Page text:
‘Parasite,’ Bong Joon-Ho’s history-making film about class conflict
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BONG Joon-Ho has always been one of my favourite filmmakers. Besides ‘Parasite,’ there is an array of other works to choose from – movies made by ‘Director Bong,’ as he is fondly referred to by his fans and colleagues. ‘Okja,’ for example is a story of a girl who goes on a wild adventure to save her genetically modified pig from an evil corporation. ‘The Host’ is about a group of people who team up to rescue a child who has been abducted by a river monster. ‘Mother’ is a drama about a woman who sets out to prove that her son has not committed a terrible crime, while ‘Snowpiercer,’ like ‘Parasite,’ presents a story about class, where, in a dystopian world, the lower class rebels against the upper class by attempting to overtake a train that circles that globe carrying all that is left of the world’s population.

Based on his oeuvre, with its seriocomic flair, heavy topics, and the fact that Bong is a Korean director, working in the Korean language, it is surprising but absolutely wonderful, that he is now an Academy Award-winning director. Of course, his talent was always there, but the Academy has not been known to be kind to non-white artists, or to foreign talent. In fact, this year marks the first time in the 92-year-old history of the Academy Awards that a non-English-language film has won the Best Picture award. At the ceremony, Bong went on to win three other awards for ‘Parasite,’ Best Director, Best Original Screenplay, and Best International Feature Film, becoming the record-holder for the most wins for a single film. Clearly, ‘Parasite’ and Director Bong were both well received by the Academy Awards and a range of precursor award ceremonies. What was it that was able to make this international film so successful though? What was the thing that was able to escape the confines of language and culture to make the movie accessible to a range of audience members around the world? For me, it undoubtedly has to do with the fact that the film focuses on the hierarchical nature of class, the need to destabilise it, and the victims of this dismantling, as much as it has to do with the fact that ‘Parasite’ is an excellently made and extremely strong film, crafted by the most talented people soaring at the very height of their abilities.

‘Parasite,’ 2019, Barunson E&A, directed by Bong Joon-ho.

The film is about a very poor man who, along with his wife, son, and daughter, infiltrate their way into an upper-class family’s home through counterfeit and fraud. The son of the poor family (Choi Woo-shik) takes up a job as a tutor in the house, thanks to certificates forged by his sister, and before long the rest of the family come trailing in. The daughter (Park So-dam) pretends to be an Art teacher, the father (Song Kang-ho) gains work as a chauffeur, and after the rich family’s housekeeper (Lee Jung-eun) becomes indisposed due to the poor family’s machinations, the mother (Jang Hye-jin) takes her job. Of course, the poor family must keep their relationship with each other a secret from their employers so that their fraudulent means of gaining employment are not found out. The rich family (led by Lee Sun-kyun and Cho Yeo-jeong), oblivious and incapable, remain unaware of what is going on in their house until an utterly shocking twist in the middle of the film threatens to reveal everything. After the twist, pure heart-pounding pandemonium takes over and chaos descends on all of the characters.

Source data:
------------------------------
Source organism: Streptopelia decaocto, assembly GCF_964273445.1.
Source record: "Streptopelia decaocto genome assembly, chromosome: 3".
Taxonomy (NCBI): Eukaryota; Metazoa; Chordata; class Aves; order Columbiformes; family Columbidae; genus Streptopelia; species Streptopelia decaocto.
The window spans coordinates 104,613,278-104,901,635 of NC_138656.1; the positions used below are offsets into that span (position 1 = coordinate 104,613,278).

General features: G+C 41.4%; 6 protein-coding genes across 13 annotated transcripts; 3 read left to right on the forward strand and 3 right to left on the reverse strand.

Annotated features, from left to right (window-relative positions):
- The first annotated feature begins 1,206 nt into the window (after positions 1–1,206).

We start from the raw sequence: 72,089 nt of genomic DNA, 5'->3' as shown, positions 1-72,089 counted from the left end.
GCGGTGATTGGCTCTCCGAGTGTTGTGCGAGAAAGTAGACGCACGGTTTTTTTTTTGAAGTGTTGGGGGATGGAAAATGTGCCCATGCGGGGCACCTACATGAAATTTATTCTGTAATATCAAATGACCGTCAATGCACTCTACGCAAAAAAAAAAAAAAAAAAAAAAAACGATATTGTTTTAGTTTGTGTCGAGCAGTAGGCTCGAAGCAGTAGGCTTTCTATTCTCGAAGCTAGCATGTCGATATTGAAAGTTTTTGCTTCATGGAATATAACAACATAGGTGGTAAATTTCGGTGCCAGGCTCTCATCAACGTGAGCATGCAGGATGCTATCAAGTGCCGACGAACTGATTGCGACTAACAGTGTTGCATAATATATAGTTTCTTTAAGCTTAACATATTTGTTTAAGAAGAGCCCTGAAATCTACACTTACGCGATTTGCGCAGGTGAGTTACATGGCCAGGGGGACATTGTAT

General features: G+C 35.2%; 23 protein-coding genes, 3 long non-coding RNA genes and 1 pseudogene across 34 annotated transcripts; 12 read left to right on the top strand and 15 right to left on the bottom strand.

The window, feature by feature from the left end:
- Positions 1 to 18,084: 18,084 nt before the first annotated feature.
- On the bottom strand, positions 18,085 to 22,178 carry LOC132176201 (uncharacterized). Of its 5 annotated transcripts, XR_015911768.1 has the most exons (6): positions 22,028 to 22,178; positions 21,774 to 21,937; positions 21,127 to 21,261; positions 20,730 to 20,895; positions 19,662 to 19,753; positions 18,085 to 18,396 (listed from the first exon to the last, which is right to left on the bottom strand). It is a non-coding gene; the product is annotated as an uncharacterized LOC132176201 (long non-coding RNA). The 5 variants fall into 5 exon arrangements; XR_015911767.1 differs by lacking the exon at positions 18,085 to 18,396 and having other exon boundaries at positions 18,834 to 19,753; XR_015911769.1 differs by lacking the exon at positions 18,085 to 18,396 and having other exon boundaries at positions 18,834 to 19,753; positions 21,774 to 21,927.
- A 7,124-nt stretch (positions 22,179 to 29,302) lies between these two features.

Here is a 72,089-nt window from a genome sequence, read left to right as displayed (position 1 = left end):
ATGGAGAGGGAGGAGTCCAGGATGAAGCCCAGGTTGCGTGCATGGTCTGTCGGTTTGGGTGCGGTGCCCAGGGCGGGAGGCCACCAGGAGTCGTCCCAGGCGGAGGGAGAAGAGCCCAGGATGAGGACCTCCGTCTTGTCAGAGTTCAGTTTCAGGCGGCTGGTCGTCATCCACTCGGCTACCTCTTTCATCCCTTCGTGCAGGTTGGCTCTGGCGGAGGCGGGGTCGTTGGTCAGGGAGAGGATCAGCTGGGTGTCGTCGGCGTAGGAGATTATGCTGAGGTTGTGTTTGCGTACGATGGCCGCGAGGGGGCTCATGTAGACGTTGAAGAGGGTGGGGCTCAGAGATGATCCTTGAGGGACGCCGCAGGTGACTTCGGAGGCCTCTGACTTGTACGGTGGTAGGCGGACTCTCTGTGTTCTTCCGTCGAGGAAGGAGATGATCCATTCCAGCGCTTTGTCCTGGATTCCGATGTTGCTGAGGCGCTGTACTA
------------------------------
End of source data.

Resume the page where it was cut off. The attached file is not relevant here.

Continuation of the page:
There is not enough time or space to go into the many, many, many merits of ‘Parasite.’ I could talk about how strong the cast is, about how refined their performances are, where despite the ambiguity of each character’s morality, the audience still came away from the film rooting for them. It is a shame that none of the actors were nominated at the Oscars, because, in a fair world, they would have cleaned up and gained nominations in every single category. If I had to choose one performance to highlight, it would Lee Jung-eun as the housekeeper, in an uproarious, rollicking, physical performance that I am unable to see any other actor executing as well.

Bong, as a director, has an eye for stellar imagery. The ‘peach scene,’ for example, when the poor family gets rid of the housekeeper by exposing her to peaches (to which she is allergic) can be considered a work of art, and stand on its own as a short film separate from ‘Parasite.’ It is a wonderfully shot slow-motion montage presenting the actors engaged in careful blocking, showing what appears to be people going through everyday activities, while also layering information and plot through the scenes presented and the narration that is woven through the montage. It is tension-riddled and beautiful.
Bong Joon-ho is known for including both comedy and tragedy in his films. ‘Parasite,’ has both moments of extreme hilarity and moments of extreme darkness. There is a slow-motion fight scene, for example, where every member of the poor family wrestle over a cellphone. It is funny and also tense because the stakes at that moment are so high. Similarly, the shocking and bloody climax of the film is very gloomy and yet, still remains lighter than the actual end of the film. This inclusion of both hilarity and horror, while addressing the theme of class struggles, is an important addition to me because it showcases the humanity of the people involved in the situations presented in the film. It is a vital touch, one of many with which Bong imbues his film.

‘Parasite’ represents the best of world cinema and I am proud of all that this film has accomplished. It is a worthy winner of the Academy Award for Best Picture. Who knows when another worthy winner, one in the same league as ‘Parasite,’ may be found again. This movie deserves to be seen by everyone.

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